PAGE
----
EXAMINER.COM |Get Back to the Basics | Terry Walters Interview, Part 2 of 4

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Interview Part 2 of 4 | examiner.com | January 14, 2015 | A. Michelle Blakeley

This week on Part 2 of my interview with Eat Clean Live Well author, Terry Walters, Terry reminds us that not everyone has access to healthy, locally grown food. Food deserts are a real issue in the United States. Faced with having to travel by bus for an hour just to get fresh food, most low-income families find it difficult to justify the means. Urban and community farms are growing, but we need more. Each of us can help bring this issue to the forefront until fresh, whole food is within reach for everyone. Think about volunteering at a local community farm, start a community farm, start a Farmer’s Market… sure these are lofty ideas for some of us, but at the very least each of us can further the conversation simply by talking about it and asking “what can we do to make sure people in the low-income neighborhoods have access to the same fresh food we do?” Sometimes it’s as simple as connecting dots. One person with another person. One idea with another idea.

Terry has spent quite a bit of time at her local urban farm and has worked with local schools to help educate youth and their families on quality and healthy food options; including how to plant their own gardens. Learn more about Terry on her website or connect with her on Instagram at @terrywalterscooks. Here’s Part 2 of 4 of our conversation… (also see Part 1.)

What are your thoughts on the “farm to table” movement?

I think it’s a trend generated by our increasingly adulterated food system. I do think it is here to stay. We’ve had a tremendous amount of growth here in Connecticut in small farms. I think community farms are the answer. It’s empowering and achieves so many goals in addition to feeding and nourishing communities with economic support, cleaning the air, being stewards of the land and crop diversity. In Connecticut, the largest segment in the number of farmers has been women. That is really cool to me. That whole sense of empowerment is phenomenal.

Sadly, I think it’s only for certain segments. From what I see, it’s accessible to the wealthy and the not-so wealthy. It’s the folks in the middle that are getting a little bit lost. Fortunately, we have a lot of role models in New England who have been very successful in making it accessible to everybody. There are so many people working towards that and I’d like to think I’m one of them. We are moving in the right direction, but we have a ways to go.

Are there issues with food deserts when you are?

Urban Oaks is in the middle of a food desert. I can’t image the struggle of having to source fresh produce miles away from my home. I’ve worked with Urban Oaks for over 14 years and served on their board. Food deserts are unimaginable. Urban Oaks reaches out to the schools, showing them how to grow their own food and bringing them out to the farm and offering volunteer and educational opportunities and having translators come in to speak Spanish and Polish so that they can really understand. It’s really an amazing place and a gift to be part of that community.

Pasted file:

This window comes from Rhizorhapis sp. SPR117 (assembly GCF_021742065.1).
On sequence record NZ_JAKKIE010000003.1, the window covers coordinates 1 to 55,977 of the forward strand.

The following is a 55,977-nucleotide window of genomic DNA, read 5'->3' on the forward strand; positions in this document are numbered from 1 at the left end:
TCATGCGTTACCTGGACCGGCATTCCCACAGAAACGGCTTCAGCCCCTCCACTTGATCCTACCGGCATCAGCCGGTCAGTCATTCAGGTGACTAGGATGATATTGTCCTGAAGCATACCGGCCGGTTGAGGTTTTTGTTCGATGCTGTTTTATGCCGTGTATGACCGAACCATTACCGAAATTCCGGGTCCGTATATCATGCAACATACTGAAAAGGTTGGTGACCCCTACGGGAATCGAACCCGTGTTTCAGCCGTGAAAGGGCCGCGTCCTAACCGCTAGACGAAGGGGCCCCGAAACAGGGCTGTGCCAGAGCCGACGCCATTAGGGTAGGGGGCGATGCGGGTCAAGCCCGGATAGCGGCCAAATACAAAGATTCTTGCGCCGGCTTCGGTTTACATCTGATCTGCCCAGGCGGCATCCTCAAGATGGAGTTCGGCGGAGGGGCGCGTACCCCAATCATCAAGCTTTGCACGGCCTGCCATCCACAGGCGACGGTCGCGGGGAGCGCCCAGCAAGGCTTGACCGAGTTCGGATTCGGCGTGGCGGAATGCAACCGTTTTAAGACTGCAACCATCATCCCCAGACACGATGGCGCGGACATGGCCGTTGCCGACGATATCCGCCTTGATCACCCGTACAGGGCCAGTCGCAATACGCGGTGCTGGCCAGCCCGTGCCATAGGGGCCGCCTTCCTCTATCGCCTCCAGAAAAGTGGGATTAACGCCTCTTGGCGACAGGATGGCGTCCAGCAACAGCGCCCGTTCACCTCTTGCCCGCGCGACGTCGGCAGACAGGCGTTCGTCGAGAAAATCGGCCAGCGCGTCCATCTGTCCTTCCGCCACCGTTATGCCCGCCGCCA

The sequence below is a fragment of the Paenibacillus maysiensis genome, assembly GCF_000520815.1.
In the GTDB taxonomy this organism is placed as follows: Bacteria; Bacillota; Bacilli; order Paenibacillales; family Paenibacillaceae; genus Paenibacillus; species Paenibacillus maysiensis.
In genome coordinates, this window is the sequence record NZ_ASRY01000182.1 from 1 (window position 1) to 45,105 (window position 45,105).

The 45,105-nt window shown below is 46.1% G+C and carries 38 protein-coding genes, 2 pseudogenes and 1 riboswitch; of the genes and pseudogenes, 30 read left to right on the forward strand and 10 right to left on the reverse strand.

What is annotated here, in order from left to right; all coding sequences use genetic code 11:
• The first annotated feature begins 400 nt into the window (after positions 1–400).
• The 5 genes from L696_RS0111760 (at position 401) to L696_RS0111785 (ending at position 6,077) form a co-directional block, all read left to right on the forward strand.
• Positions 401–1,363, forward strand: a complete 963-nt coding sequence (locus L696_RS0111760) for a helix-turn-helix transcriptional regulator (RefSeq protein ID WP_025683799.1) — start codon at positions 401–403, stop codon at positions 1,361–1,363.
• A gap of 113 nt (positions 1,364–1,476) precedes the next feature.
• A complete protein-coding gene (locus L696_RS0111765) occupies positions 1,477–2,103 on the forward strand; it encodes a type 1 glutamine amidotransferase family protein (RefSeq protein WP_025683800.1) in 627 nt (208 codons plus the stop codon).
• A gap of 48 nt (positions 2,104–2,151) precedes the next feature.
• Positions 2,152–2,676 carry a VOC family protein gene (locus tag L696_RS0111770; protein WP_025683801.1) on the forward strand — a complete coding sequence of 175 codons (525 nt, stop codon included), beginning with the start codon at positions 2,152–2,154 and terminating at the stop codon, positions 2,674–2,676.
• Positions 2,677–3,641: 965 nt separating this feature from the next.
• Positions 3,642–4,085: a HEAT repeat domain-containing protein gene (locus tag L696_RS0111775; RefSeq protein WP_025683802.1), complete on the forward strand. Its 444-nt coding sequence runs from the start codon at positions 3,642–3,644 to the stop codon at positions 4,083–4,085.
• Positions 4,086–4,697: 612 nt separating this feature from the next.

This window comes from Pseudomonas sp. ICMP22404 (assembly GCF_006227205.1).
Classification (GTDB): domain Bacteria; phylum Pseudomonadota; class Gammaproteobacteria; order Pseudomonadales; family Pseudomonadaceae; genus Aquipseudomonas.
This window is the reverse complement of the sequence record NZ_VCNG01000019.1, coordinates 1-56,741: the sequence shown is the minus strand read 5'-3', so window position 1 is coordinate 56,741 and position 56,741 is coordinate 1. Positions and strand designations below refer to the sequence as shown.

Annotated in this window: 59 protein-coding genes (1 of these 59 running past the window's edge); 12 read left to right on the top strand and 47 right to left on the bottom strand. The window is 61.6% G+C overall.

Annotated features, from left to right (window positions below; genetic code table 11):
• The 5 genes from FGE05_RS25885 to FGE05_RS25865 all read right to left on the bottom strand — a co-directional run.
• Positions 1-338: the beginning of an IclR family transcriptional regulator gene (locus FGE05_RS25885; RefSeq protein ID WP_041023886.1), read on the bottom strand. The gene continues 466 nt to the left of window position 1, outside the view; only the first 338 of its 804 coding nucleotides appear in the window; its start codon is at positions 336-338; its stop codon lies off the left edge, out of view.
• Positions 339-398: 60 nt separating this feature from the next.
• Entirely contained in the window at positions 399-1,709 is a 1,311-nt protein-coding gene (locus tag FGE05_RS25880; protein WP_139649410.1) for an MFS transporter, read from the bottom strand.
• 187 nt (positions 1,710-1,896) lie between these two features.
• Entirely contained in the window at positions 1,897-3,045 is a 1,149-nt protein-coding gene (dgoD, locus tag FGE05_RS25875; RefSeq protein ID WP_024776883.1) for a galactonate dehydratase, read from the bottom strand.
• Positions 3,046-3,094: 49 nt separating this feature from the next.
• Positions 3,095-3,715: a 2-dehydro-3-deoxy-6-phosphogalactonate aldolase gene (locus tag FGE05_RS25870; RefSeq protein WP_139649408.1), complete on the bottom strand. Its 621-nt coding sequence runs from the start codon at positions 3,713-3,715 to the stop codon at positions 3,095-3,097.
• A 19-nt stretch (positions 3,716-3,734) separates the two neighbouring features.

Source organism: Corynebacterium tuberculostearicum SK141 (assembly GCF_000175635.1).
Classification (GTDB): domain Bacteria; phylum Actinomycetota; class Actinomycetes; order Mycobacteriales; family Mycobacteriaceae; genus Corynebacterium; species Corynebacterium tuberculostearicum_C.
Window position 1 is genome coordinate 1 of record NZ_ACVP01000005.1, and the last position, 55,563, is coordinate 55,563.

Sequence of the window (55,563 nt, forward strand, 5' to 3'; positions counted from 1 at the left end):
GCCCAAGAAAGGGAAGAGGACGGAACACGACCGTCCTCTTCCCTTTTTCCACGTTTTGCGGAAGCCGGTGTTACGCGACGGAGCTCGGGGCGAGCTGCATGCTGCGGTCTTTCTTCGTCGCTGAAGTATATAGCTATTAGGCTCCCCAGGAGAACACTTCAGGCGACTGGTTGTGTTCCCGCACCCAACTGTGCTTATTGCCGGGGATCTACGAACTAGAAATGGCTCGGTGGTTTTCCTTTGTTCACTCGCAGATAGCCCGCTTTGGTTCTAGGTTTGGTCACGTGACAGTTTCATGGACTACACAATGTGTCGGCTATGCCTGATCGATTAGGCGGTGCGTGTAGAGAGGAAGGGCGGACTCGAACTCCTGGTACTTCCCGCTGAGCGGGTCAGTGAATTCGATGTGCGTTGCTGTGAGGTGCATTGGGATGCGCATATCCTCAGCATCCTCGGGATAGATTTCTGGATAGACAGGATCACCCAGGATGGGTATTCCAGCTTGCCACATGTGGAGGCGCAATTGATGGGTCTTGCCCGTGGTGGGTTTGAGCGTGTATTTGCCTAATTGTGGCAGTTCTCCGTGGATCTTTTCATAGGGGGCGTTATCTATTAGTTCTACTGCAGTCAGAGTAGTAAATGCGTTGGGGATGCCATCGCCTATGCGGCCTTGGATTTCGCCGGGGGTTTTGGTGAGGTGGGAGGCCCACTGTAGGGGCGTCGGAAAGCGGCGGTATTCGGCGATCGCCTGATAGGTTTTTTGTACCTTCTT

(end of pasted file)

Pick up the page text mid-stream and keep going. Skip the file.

What won’t you eat?

I’m not a huge fan of eggplant. Although I’ve had people make it where it’s just delicious, nothing makes me say, “I think I’ll order that again.” I think that happened after I had my children. Before children, I really loved eggplant. After children, not so much.

Coffee or tea?

No thanks. Water with lemon.

Savory or sweet?

Salty. Savory and salty, unless it’s chocolate. Then it’s bitter.

What’s your guilty food pleasure?

Pizza. I love thin crust. I’m pretty flexible after that. Fresh greens. Kale. Mushrooms. Thinly sliced potatoes.

Sometimes dining out can be challenging for vegetarians and clean eaters, what’s your favorite go-to restaurant?

There are some clean food options, locally. There are some vegan and non-vegan restaurants that value the local farm scene with really phenomenal food. One of our main food chains, Plan B makes their own veggie burgers sourced from locally grown greens. When they make that effort; that’s what I want to see because I know the food is made with care. Remember the days when you’d go to a restaurant and the “vegetarian” option was just a stack of vegetables? A plate of steamed zucchini, mushrooms and eggplant with some sauce around it? We’ve come a long way.

This Week’s Featured Recipe | Acorn Squash Cups with Ginger Apple Stuffing (It’s good enough for breakfast!)

(Full disclosure: I received a copy of Terry’s book for review. However, all of my reviews, opinions and/or other commentary expressed here are my own and based on my experience with a product. I am not affiliated with any brands mentioned in my column nor do I endorse them and they do not endorse me.)

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